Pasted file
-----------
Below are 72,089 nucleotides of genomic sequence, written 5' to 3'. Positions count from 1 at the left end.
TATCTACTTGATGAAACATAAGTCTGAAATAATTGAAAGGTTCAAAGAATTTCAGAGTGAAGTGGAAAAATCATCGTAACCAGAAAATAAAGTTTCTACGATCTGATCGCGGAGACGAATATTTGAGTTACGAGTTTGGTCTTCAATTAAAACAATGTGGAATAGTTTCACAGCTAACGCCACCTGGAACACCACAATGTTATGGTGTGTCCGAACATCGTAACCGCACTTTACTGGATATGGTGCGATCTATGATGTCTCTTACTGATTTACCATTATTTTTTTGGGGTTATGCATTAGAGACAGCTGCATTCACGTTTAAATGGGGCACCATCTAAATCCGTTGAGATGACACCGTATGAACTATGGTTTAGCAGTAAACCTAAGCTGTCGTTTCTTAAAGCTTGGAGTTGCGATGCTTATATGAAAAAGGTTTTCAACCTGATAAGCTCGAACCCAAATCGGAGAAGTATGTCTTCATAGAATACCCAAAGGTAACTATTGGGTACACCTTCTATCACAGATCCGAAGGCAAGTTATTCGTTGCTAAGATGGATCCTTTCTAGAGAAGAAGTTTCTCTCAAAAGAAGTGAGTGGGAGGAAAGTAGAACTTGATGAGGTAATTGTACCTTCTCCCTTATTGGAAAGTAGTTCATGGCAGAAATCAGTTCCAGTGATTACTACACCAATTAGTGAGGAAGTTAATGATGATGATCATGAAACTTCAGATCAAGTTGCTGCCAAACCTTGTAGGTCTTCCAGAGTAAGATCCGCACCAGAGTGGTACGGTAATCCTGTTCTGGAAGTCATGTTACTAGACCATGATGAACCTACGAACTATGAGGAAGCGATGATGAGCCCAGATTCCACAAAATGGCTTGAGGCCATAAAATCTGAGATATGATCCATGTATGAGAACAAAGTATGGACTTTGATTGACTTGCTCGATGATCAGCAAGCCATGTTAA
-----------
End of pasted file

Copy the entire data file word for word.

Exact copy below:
Below are 72,089 nucleotides of genomic sequence, written 5' to 3'. Positions count from 1 at the left end.
TATCTACTTGATGAAACATAAGTCTGAAATAATTGAAAGGTTCAAAGAATTTCAGAGTGAAGTGGAAAAATCATCGTAACCAGAAAATAAAGTTTCTACGATCTGATCGCGGAGACGAATATTTGAGTTACGAGTTTGGTCTTCAATTAAAACAATGTGGAATAGTTTCACAGCTAACGCCACCTGGAACACCACAATGTTATGGTGTGTCCGAACATCGTAACCGCACTTTACTGGATATGGTGCGATCTATGATGTCTCTTACTGATTTACCATTATTTTTTTGGGGTTATGCATTAGAGACAGCTGCATTCACGTTTAAATGGGGCACCATCTAAATCCGTTGAGATGACACCGTATGAACTATGGTTTAGCAGTAAACCTAAGCTGTCGTTTCTTAAAGCTTGGAGTTGCGATGCTTATATGAAAAAGGTTTTCAACCTGATAAGCTCGAACCCAAATCGGAGAAGTATGTCTTCATAGAATACCCAAAGGTAACTATTGGGTACACCTTCTATCACAGATCCGAAGGCAAGTTATTCGTTGCTAAGATGGATCCTTTCTAGAGAAGAAGTTTCTCTCAAAAGAAGTGAGTGGGAGGAAAGTAGAACTTGATGAGGTAATTGTACCTTCTCCCTTATTGGAAAGTAGTTCATGGCAGAAATCAGTTCCAGTGATTACTACACCAATTAGTGAGGAAGTTAATGATGATGATCATGAAACTTCAGATCAAGTTGCTGCCAAACCTTGTAGGTCTTCCAGAGTAAGATCCGCACCAGAGTGGTACGGTAATCCTGTTCTGGAAGTCATGTTACTAGACCATGATGAACCTACGAACTATGAGGAAGCGATGATGAGCCCAGATTCCACAAAATGGCTTGAGGCCATAAAATCTGAGATATGATCCATGTATGAGAACAAAGTATGGACTTTGATTGACTTGCTCGATGATCAGCAAGCCATGTTAA